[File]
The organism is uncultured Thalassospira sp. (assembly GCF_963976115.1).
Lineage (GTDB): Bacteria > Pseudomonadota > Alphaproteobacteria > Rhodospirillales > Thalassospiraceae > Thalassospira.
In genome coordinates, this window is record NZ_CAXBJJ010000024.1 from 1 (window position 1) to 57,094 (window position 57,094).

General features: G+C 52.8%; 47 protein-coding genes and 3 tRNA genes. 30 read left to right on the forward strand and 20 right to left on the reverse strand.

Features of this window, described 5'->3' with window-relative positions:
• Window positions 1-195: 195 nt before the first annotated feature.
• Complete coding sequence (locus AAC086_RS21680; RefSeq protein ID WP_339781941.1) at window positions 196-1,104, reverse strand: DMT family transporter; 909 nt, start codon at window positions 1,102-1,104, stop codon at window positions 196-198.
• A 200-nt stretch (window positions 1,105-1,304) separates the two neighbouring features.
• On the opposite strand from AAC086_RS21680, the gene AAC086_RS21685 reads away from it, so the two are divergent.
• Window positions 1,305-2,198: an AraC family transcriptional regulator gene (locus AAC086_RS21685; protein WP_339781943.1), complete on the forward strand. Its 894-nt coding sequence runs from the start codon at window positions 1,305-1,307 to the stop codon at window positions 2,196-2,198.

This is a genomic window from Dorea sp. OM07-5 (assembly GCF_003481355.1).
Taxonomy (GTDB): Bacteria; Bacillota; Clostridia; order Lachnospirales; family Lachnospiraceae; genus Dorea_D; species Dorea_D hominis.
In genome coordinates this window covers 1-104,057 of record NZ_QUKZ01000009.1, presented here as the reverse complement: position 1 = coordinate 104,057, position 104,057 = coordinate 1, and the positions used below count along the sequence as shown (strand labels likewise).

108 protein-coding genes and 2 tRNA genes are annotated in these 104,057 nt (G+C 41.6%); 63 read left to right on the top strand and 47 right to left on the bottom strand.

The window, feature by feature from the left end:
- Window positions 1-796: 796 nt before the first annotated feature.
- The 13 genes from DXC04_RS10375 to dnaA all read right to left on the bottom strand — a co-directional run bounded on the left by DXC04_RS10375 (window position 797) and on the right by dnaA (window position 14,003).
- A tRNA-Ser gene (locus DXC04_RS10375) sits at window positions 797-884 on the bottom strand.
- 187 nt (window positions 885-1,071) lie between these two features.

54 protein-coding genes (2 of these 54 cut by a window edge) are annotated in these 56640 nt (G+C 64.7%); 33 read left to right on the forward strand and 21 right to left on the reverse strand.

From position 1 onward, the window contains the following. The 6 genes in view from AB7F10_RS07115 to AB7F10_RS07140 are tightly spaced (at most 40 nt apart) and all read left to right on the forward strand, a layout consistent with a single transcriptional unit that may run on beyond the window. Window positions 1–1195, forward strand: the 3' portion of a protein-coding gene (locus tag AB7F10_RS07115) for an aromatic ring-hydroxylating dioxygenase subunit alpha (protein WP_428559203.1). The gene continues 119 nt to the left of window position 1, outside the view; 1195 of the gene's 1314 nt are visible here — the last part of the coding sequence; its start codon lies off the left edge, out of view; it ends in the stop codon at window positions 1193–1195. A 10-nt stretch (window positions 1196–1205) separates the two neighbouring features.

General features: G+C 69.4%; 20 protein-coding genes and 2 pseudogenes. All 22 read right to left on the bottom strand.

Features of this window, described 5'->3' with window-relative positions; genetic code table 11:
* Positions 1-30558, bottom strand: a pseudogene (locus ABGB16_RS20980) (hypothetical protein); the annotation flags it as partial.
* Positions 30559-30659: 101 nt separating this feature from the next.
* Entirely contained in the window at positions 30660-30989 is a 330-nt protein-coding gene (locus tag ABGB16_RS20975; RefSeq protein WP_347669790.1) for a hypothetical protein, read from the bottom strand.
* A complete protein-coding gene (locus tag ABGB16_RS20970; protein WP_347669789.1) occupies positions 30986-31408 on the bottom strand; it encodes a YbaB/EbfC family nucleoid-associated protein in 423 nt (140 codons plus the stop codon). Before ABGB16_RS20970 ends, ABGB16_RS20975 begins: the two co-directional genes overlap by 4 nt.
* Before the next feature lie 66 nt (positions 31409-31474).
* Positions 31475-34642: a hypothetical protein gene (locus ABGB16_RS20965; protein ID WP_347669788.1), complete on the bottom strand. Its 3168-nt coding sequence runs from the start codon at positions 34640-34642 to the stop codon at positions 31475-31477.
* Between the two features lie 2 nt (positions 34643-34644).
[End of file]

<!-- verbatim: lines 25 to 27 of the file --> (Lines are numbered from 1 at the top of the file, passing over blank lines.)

* Positions 30559-30659: 101 nt separating this feature from the next.
* Entirely contained in the window at positions 30660-30989 is a 330-nt protein-coding gene (locus tag ABGB16_RS20975; RefSeq protein WP_347669790.1) for a hypothetical protein, read from the bottom strand.
* A complete protein-coding gene (locus tag ABGB16_RS20970; protein WP_347669789.1) occupies positions 30986-31408 on the bottom strand; it encodes a YbaB/EbfC family nucleoid-associated protein in 423 nt (140 codons plus the stop codon). Before ABGB16_RS20970 ends, ABGB16_RS20975 begins: the two co-directional genes overlap by 4 nt.